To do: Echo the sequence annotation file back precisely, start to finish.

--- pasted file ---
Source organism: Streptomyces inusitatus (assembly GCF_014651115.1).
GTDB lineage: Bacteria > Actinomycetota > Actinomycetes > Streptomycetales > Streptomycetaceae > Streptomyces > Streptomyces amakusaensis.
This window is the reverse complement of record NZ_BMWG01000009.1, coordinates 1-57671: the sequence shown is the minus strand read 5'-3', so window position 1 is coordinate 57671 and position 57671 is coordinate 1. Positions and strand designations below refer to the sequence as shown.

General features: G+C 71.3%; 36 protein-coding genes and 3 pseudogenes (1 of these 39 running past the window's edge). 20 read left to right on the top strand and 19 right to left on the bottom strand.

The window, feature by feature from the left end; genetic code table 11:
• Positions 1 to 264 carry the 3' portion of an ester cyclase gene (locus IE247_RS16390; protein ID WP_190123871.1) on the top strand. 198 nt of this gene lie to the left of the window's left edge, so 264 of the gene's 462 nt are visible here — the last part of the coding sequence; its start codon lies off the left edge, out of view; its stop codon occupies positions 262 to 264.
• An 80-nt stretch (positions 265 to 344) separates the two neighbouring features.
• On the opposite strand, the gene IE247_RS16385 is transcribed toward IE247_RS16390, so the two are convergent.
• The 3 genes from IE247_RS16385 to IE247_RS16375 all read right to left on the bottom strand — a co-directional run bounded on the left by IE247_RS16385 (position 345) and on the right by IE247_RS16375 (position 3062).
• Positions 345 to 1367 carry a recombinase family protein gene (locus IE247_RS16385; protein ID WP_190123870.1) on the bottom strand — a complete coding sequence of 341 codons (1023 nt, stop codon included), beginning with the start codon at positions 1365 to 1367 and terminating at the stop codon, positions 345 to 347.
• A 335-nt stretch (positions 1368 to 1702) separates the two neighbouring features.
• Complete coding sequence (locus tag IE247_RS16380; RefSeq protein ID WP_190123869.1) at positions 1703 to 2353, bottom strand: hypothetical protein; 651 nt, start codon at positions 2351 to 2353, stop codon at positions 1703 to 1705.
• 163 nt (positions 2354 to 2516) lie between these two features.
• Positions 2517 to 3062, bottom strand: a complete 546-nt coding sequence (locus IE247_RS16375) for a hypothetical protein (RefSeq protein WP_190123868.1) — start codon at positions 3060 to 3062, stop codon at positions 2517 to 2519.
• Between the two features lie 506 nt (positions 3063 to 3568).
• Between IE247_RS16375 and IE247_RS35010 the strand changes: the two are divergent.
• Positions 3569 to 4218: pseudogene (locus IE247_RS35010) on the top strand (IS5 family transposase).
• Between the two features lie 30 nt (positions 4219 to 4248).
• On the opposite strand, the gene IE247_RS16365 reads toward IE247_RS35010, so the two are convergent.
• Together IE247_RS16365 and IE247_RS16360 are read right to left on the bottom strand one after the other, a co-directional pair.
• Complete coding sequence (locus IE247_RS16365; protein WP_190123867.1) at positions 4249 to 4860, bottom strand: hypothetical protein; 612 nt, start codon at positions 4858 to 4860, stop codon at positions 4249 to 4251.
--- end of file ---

Source organism: Streptomyces inusitatus (assembly GCF_014651115.1).
GTDB lineage: Bacteria > Actinomycetota > Actinomycetes > Streptomycetales > Streptomycetaceae > Streptomyces > Streptomyces amakusaensis.
This window is the reverse complement of record NZ_BMWG01000009.1, coordinates 1-57671: the sequence shown is the minus strand read 5'-3', so window position 1 is coordinate 57671 and position 57671 is coordinate 1. Positions and strand designations below refer to the sequence as shown.

General features: G+C 71.3%; 36 protein-coding genes and 3 pseudogenes (1 of these 39 running past the window's edge). 20 read left to right on the top strand and 19 right to left on the bottom strand.

The window, feature by feature from the left end; genetic code table 11:
• Positions 1 to 264 carry the 3' portion of an ester cyclase gene (locus IE247_RS16390; protein ID WP_190123871.1) on the top strand. 198 nt of this gene lie to the left of the window's left edge, so 264 of the gene's 462 nt are visible here — the last part of the coding sequence; its start codon lies off the left edge, out of view; its stop codon occupies positions 262 to 264.
• An 80-nt stretch (positions 265 to 344) separates the two neighbouring features.
• On the opposite strand, the gene IE247_RS16385 is transcribed toward IE247_RS16390, so the two are convergent.
• The 3 genes from IE247_RS16385 to IE247_RS16375 all read right to left on the bottom strand — a co-directional run bounded on the left by IE247_RS16385 (position 345) and on the right by IE247_RS16375 (position 3062).
• Positions 345 to 1367 carry a recombinase family protein gene (locus IE247_RS16385; protein ID WP_190123870.1) on the bottom strand — a complete coding sequence of 341 codons (1023 nt, stop codon included), beginning with the start codon at positions 1365 to 1367 and terminating at the stop codon, positions 345 to 347.
• A 335-nt stretch (positions 1368 to 1702) separates the two neighbouring features.
• Complete coding sequence (locus tag IE247_RS16380; RefSeq protein ID WP_190123869.1) at positions 1703 to 2353, bottom strand: hypothetical protein; 651 nt, start codon at positions 2351 to 2353, stop codon at positions 1703 to 1705.
• 163 nt (positions 2354 to 2516) lie between these two features.
• Positions 2517 to 3062, bottom strand: a complete 546-nt coding sequence (locus IE247_RS16375) for a hypothetical protein (RefSeq protein WP_190123868.1) — start codon at positions 3060 to 3062, stop codon at positions 2517 to 2519.
• Between the two features lie 506 nt (positions 3063 to 3568).
• Between IE247_RS16375 and IE247_RS35010 the strand changes: the two are divergent.
• Positions 3569 to 4218: pseudogene (locus IE247_RS35010) on the top strand (IS5 family transposase).
• Between the two features lie 30 nt (positions 4219 to 4248).
• On the opposite strand, the gene IE247_RS16365 reads toward IE247_RS35010, so the two are convergent.
• Together IE247_RS16365 and IE247_RS16360 are read right to left on the bottom strand one after the other, a co-directional pair.
• Complete coding sequence (locus IE247_RS16365; protein WP_190123867.1) at positions 4249 to 4860, bottom strand: hypothetical protein; 612 nt, start codon at positions 4858 to 4860, stop codon at positions 4249 to 4251.